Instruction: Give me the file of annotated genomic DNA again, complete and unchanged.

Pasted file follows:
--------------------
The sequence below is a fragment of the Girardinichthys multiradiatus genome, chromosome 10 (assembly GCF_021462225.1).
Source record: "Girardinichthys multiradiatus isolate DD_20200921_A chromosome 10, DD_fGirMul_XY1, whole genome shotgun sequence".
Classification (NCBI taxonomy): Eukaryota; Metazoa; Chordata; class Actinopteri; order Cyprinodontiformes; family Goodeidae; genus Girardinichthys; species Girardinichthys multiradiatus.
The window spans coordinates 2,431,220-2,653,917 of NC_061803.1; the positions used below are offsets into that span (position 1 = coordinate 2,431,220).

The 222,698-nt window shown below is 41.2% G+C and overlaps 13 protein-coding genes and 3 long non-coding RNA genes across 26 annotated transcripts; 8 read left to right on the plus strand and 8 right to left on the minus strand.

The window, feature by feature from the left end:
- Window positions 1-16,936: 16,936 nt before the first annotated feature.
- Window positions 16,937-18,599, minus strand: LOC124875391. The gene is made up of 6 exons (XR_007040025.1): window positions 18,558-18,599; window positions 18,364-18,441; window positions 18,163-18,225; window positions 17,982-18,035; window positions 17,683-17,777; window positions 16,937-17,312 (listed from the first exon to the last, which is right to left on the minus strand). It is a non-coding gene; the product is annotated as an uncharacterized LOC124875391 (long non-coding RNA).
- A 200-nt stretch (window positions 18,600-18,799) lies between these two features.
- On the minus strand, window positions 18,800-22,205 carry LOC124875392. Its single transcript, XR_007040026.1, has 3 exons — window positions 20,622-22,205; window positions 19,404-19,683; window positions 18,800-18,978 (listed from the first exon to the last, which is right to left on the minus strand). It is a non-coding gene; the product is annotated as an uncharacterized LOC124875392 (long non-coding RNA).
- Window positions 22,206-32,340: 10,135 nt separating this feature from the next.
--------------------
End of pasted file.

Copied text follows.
The sequence below is a fragment of the Girardinichthys multiradiatus genome, chromosome 10 (assembly GCF_021462225.1).
Source record: "Girardinichthys multiradiatus isolate DD_20200921_A chromosome 10, DD_fGirMul_XY1, whole genome shotgun sequence".
Classification (NCBI taxonomy): Eukaryota; Metazoa; Chordata; class Actinopteri; order Cyprinodontiformes; family Goodeidae; genus Girardinichthys; species Girardinichthys multiradiatus.
The window spans coordinates 2,431,220-2,653,917 of NC_061803.1; the positions used below are offsets into that span (position 1 = coordinate 2,431,220).

The 222,698-nt window shown below is 41.2% G+C and overlaps 13 protein-coding genes and 3 long non-coding RNA genes across 26 annotated transcripts; 8 read left to right on the plus strand and 8 right to left on the minus strand.

The window, feature by feature from the left end:
- Window positions 1-16,936: 16,936 nt before the first annotated feature.
- Window positions 16,937-18,599, minus strand: LOC124875391. The gene is made up of 6 exons (XR_007040025.1): window positions 18,558-18,599; window positions 18,364-18,441; window positions 18,163-18,225; window positions 17,982-18,035; window positions 17,683-17,777; window positions 16,937-17,312 (listed from the first exon to the last, which is right to left on the minus strand). It is a non-coding gene; the product is annotated as an uncharacterized LOC124875391 (long non-coding RNA).
- A 200-nt stretch (window positions 18,600-18,799) lies between these two features.
- On the minus strand, window positions 18,800-22,205 carry LOC124875392. Its single transcript, XR_007040026.1, has 3 exons — window positions 20,622-22,205; window positions 19,404-19,683; window positions 18,800-18,978 (listed from the first exon to the last, which is right to left on the minus strand). It is a non-coding gene; the product is annotated as an uncharacterized LOC124875392 (long non-coding RNA).
- Window positions 22,206-32,340: 10,135 nt separating this feature from the next.